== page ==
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Jim Gettys
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Jim Gettys

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The tragedy of the commons...
The bug that rattled the Internet last week exposed the paradox that some of the web’s most crucial coding depends on the efforts of volunteers.
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Nothing like DNS addresses as political protest....
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If we can just get dnssec fully deployed and everyone using it, it will be (somewhat) more difficult for bad guys of all flavors to play games attacking services this way.

I'm happy to say that CeroWrt "does the right thing" about dnssec now, courtesy of Simon Kelly's recent dnsmasq work, and for sites that have dnssec enabled, I get a cheery green key in my chrome bar showing that the dns name is secured.
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Not sure more comment is needed...
 
YIKES!!! Comcast acquiring Time Warner Cable for $45.2 billion... when do we talk about cable monopoly?@oti @newamerica @fcc @ftc
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Yeah, I am too. I'm actually surprised that I haven't seen anything yet.
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For those who are of the security sensitive type, this looks interesting.
 
The #beagleboneblack has an onboard hardware random number generator, which last I looked was not fully enabled in the Linux kernel. (sigh). Even if it were, having only one hw rng is not enough: https://www.schneier.com/blog/archives/2013/09/surreptitiously.html

Good random numbers are needed to keep an entropy pool filled for critical services like ssh, ssl based web traffic, dnssec key generation and others.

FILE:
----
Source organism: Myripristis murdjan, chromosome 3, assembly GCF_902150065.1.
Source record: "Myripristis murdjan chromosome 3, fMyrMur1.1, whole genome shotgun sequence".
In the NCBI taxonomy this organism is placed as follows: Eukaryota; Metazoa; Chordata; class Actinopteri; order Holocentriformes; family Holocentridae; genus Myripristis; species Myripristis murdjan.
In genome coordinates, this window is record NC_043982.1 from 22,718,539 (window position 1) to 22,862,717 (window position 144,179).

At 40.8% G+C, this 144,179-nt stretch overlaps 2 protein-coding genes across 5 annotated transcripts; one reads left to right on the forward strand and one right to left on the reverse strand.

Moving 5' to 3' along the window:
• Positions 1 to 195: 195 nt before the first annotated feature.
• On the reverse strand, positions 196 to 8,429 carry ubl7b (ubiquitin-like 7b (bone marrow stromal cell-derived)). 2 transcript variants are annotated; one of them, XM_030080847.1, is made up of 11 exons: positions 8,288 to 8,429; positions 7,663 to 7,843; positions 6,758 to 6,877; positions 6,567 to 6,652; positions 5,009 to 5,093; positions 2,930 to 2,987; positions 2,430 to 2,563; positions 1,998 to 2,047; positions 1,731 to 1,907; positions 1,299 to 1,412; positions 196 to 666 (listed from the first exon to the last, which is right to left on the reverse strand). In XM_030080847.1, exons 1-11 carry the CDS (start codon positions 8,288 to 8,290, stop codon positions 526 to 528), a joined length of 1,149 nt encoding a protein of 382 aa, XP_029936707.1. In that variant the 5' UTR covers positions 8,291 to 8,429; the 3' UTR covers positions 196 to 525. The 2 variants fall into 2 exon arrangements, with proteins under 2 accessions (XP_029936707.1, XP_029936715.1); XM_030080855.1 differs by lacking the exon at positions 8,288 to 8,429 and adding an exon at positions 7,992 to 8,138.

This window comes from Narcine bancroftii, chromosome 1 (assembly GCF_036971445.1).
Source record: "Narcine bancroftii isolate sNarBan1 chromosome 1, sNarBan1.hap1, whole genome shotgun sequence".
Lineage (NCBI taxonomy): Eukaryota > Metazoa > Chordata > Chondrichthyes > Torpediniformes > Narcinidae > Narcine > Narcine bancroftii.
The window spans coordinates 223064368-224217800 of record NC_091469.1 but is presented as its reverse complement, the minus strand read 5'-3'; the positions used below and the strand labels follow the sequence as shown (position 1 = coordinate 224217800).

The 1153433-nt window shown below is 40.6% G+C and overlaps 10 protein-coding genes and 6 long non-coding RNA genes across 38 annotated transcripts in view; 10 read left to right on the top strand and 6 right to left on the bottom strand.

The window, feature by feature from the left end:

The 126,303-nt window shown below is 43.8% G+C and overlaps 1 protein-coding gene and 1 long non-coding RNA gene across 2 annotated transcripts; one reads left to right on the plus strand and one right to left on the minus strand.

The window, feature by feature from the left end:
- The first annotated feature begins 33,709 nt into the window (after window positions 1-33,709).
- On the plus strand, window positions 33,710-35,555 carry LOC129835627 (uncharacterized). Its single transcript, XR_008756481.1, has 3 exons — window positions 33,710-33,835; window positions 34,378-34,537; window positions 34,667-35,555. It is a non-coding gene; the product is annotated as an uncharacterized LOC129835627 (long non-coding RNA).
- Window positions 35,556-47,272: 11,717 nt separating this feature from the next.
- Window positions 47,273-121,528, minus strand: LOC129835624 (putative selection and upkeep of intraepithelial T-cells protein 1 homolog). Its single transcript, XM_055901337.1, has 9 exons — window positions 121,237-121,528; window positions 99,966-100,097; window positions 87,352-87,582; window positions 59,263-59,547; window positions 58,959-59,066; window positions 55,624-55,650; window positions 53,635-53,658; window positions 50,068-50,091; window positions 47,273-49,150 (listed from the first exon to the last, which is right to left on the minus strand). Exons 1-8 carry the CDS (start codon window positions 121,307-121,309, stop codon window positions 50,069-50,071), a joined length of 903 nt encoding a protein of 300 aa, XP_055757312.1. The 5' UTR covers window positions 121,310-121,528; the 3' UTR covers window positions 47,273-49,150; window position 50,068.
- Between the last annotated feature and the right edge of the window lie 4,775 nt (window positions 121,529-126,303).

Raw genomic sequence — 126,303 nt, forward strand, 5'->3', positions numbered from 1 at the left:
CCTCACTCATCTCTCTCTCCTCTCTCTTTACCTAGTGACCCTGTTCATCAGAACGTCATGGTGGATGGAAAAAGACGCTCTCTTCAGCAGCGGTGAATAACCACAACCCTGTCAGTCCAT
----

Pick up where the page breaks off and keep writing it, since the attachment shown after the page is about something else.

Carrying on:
Now there is cool new product, the #hashlet (http://cryptotronix.com/products/hashlet/ ) that has support for hw authentication and random number generation. It proves the task can be done on a single inexpensive chip hooked up to an i2c bus (which is common to many devices other than the beaglebone and raspi).

It doesn't have a linux kernel driver yet, but it looks straightforward. +Theodore Ts'o ? Know anybody that has some spare time for that?

In the mean time, I get a warm, fuzzy feeling every time I do this:

d@beagle-5:~/git/hashlet$ hashlet /dev/i2c-1 random
54302AC51CDA68449B637F7EDB552D0EEF0FB9F8B3CBC382A203B4C919B9260B

d@beagle-5:~/git/hashlet$ hashlet /dev/i2c-1 random
8530DFD62BBCDDDF12D83A26726A92F5F4792A8167558A9B98A908C73FE72EF1

Every computer should have at least two different hardware random number generators, designed by different shops/countries and/or spy agencies.
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Somewhat related: http://www.vanheusden.com/entropybroker/

EntropyBroker can get entropy data from multiple sources and then mix them together (no self-invented algorithms, all standard crypto) so that one or more systems can retrieve this data where needed.
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I worked with Bruce Schneier on this piece. The situation in home routers and similar devices (between you and the rest of the Internet) is a danger beginning to unfold before us.  This is a generic problem found in embedded systems, but it's particularly a problem for devices on the path between you an the rest of the Internet, as a problem can't be fixed by simply unplugging the offending device (if you can even detect the problem).  The problem goes beyond your home router and includes similar devices such as your cable modems.

"Friends don't let friends run home router factory firmware."

Install OpenWrt or CeroWrt today if you are capable, and help reduce your vulnerability.  And you can suffer less from bufferbloat, as an added bonus.

We must demand open code, and an update stream to go with any device we buy, as we go forward into the "brave new world" that some call the "Internet of Things".  Binary blobs of any sort (particularly unmaintained blobs, which most are) are a long term danger. Make your purchasing choices wisely, educate your family and friends of the problem, and if you are an open source developer, come help out. The network you save and protect may be your own....
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OpenWrt is the most advanced.  And there is CeroWrt, where we do our #bufferbloat  work (you should think of CeroWrt as an advanced, bleeding edged build of OpenWrt, rather than a fork). We push as much as we can into OpenWrt once it is stable (most, but not all of the bufferbloat work is already in OpenWrt at the moment.

Unfortunately, binary blobs are a real headache and therefore OpenWrt cannot run on everything out there.  The hardware we run CeroWrt on was specifically chosen to avoid binary blobs as much as possible (and to have enough RAM & Flash that we wouldn't be spending time engineering around the lack of space).
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Advice for people running #CeroWrt and #OpenWrt on #Heartbleed.